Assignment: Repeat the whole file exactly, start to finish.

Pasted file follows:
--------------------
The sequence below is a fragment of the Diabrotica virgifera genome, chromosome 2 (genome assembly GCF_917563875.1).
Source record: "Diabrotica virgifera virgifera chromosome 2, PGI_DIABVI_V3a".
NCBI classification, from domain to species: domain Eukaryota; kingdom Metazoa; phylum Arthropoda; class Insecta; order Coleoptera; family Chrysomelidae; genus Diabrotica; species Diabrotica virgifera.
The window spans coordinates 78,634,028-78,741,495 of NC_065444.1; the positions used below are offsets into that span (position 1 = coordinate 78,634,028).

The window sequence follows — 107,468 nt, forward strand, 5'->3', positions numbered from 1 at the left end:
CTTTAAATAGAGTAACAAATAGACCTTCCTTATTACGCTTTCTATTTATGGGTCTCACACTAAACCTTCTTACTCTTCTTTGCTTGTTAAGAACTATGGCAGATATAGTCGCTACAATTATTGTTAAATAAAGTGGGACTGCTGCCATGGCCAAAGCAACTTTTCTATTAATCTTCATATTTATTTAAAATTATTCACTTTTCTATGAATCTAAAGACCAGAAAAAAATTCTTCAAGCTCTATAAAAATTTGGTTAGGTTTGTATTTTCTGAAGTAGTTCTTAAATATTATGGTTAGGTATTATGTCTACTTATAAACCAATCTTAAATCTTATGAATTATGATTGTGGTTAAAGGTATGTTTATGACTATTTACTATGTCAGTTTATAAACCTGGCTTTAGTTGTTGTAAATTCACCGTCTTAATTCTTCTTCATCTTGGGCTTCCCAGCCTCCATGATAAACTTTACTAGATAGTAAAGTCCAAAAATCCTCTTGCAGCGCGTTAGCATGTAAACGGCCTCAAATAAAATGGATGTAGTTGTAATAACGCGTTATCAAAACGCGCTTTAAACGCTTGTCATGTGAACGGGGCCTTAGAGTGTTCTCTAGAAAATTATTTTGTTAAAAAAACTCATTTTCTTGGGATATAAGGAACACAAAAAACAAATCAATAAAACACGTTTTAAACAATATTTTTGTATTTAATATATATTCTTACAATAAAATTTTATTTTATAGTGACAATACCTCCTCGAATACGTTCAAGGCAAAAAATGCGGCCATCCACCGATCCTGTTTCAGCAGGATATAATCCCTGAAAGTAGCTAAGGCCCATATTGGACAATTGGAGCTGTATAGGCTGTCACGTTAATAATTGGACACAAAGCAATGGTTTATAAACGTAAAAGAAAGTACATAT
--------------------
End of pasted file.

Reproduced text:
The sequence below is a fragment of the Diabrotica virgifera genome, chromosome 2 (genome assembly GCF_917563875.1).
Source record: "Diabrotica virgifera virgifera chromosome 2, PGI_DIABVI_V3a".
NCBI classification, from domain to species: domain Eukaryota; kingdom Metazoa; phylum Arthropoda; class Insecta; order Coleoptera; family Chrysomelidae; genus Diabrotica; species Diabrotica virgifera.
The window spans coordinates 78,634,028-78,741,495 of NC_065444.1; the positions used below are offsets into that span (position 1 = coordinate 78,634,028).

The window sequence follows — 107,468 nt, forward strand, 5'->3', positions numbered from 1 at the left end:
CTTTAAATAGAGTAACAAATAGACCTTCCTTATTACGCTTTCTATTTATGGGTCTCACACTAAACCTTCTTACTCTTCTTTGCTTGTTAAGAACTATGGCAGATATAGTCGCTACAATTATTGTTAAATAAAGTGGGACTGCTGCCATGGCCAAAGCAACTTTTCTATTAATCTTCATATTTATTTAAAATTATTCACTTTTCTATGAATCTAAAGACCAGAAAAAAATTCTTCAAGCTCTATAAAAATTTGGTTAGGTTTGTATTTTCTGAAGTAGTTCTTAAATATTATGGTTAGGTATTATGTCTACTTATAAACCAATCTTAAATCTTATGAATTATGATTGTGGTTAAAGGTATGTTTATGACTATTTACTATGTCAGTTTATAAACCTGGCTTTAGTTGTTGTAAATTCACCGTCTTAATTCTTCTTCATCTTGGGCTTCCCAGCCTCCATGATAAACTTTACTAGATAGTAAAGTCCAAAAATCCTCTTGCAGCGCGTTAGCATGTAAACGGCCTCAAATAAAATGGATGTAGTTGTAATAACGCGTTATCAAAACGCGCTTTAAACGCTTGTCATGTGAACGGGGCCTTAGAGTGTTCTCTAGAAAATTATTTTGTTAAAAAAACTCATTTTCTTGGGATATAAGGAACACAAAAAACAAATCAATAAAACACGTTTTAAACAATATTTTTGTATTTAATATATATTCTTACAATAAAATTTTATTTTATAGTGACAATACCTCCTCGAATACGTTCAAGGCAAAAAATGCGGCCATCCACCGATCCTGTTTCAGCAGGATATAATCCCTGAAAGTAGCTAAGGCCCATATTGGACAATTGGAGCTGTATAGGCTGTCACGTTAATAATTGGACACAAAGCAATGGTTTATAAACGTAAAAGAAAGTACATAT